The Eleventh Annual African Diaspora Film Festival
Journeys of Discovery: Love, War and Politics
The films are as follows:
On Monday, Oct. 1, 2012 at 7:00 PM the festival opens with Apocalypse Africa Made in America, this seventy –two minute documentary film looks at the continent after World War II, when new leadership and democratic governments seemed to place much of Africa on a path to prosperity and development. Since that initial prosperity boom, twenty million Africans have died of disease, starvation and war. The film produced and directed by Washington DC based filmmaker and journalist Del Walters, suggests that, after record growth in the 1950s, a series of internationally orchestrated local conflicts have kept Africa where the US and other developed world nations and corporations can continue to exercise economic and political control.
Monday, Oct. 8, 2012 at 7:00PM Sleepwalking Land (Terra Sonâmbula )
Set during the Mozambiquen Civil War, this feature film focuses on Muidinga, a fragile boy, whose only wish is to find his family. On his quest to find family and home, his only assistance comes in the form of a storyteller and a dead man’s diary. This is a beautiful story of love and triumph in a time of war. [Portuguese with English subtitles]. Dir.: Teresa Prata
Monday, Oct. 22, 2012 at 7PM. Night Catches Us is directed by Tanya Washington and stars Kerry Washington and Anthony Mackie. In 1976, after years of mysterious absence, Marcus (Mackie) returns to the Philadelphia neighborhood where he came of age in the midst of the Black Power movement. While his arrival raises suspicion among his family and former neighbors, he finds acceptance from his old friend Patricia (Washington) and her daughter. However, Marcus quickly finds himself at odds with the organization he once embraced, whose members suspect he orchestrated the slaying of their former comrade-in-arms. In a startling sequence of events, Marcus must protect a secret that could shatter everyone’s beliefs.
On Monday, Oct. 29, 2012 at 7:00PM Mama C: Urban Warrior in the African Bush directed by Joanne Hersfield will screen. The documentary explores Charlotte O’Neal, Mama C’s decade’s long project of coming to terms with who she is—an African American raised in Kansas City, KS. In 1971 she joined the Eldridge Cleaver faction of Black Panther Party in exile and later moved to Tanzania. As she writes in one of her published poems, “In my freshly-landed, just-got-off-the-boat enthusiasm of living in Africa, I tried to blend, to melt, homogenize, disappear, erase, the essence of what made me who I am, an African, who grew up in and was molded by the ‘hoods’ of America, and I almost lost myself, self.”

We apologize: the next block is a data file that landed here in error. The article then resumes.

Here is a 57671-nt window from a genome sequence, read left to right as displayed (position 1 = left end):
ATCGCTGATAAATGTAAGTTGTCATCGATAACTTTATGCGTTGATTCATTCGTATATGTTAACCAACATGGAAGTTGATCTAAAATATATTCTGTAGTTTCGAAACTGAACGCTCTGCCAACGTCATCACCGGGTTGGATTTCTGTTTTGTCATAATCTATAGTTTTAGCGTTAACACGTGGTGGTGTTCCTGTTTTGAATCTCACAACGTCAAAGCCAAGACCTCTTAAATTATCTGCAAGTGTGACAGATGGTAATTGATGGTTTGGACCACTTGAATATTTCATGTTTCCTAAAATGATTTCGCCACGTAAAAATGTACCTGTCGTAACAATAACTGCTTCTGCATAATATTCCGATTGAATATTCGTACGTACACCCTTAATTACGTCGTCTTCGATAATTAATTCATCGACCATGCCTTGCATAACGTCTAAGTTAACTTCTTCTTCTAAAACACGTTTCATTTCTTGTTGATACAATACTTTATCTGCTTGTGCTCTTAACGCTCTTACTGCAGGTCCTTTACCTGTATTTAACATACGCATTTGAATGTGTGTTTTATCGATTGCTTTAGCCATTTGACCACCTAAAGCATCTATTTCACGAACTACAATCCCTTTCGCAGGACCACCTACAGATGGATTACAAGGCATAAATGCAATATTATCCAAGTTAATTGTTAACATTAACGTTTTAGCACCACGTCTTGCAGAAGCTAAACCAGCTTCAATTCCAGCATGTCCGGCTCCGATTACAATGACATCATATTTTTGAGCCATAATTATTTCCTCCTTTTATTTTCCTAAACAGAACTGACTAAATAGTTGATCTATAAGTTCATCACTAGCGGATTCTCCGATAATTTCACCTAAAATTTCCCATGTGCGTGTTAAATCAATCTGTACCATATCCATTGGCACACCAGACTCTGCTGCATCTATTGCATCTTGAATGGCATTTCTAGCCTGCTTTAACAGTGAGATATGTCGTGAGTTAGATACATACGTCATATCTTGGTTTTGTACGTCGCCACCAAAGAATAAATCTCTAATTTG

Monday November 5, 2012 at 7:00PM An African Election. The 2008 presidential election in Ghana, West Africa, serves as a backdrop for this feature documentary that looks behind-the-scenes at the complex, political machinery of a developing world democracy struggling to legitimize itself to its developed world contemporaries. At stake in the race are the fates of two political parties that will do almost anything to win.
The African Diaspora Film Festival is free and open to the public. Campus Cinema is located in the A.M. Witherspoon Student Center at 2810 Cates Avenue on the NC State University campus. Discussions led by various Africana Studies faculty will follow each screening.
About Africana Studies
The Africana Studies Program, housed in the Office of Interdisciplinary Studies in the College of Humani¬ties and Social Sciences at NC State University, offers students the opportunity to study the Black experi¬ence throughout the African Diaspora. Students explore topics, issues and research from cross-cultural, international, transnational and multidisciplinary perspectives.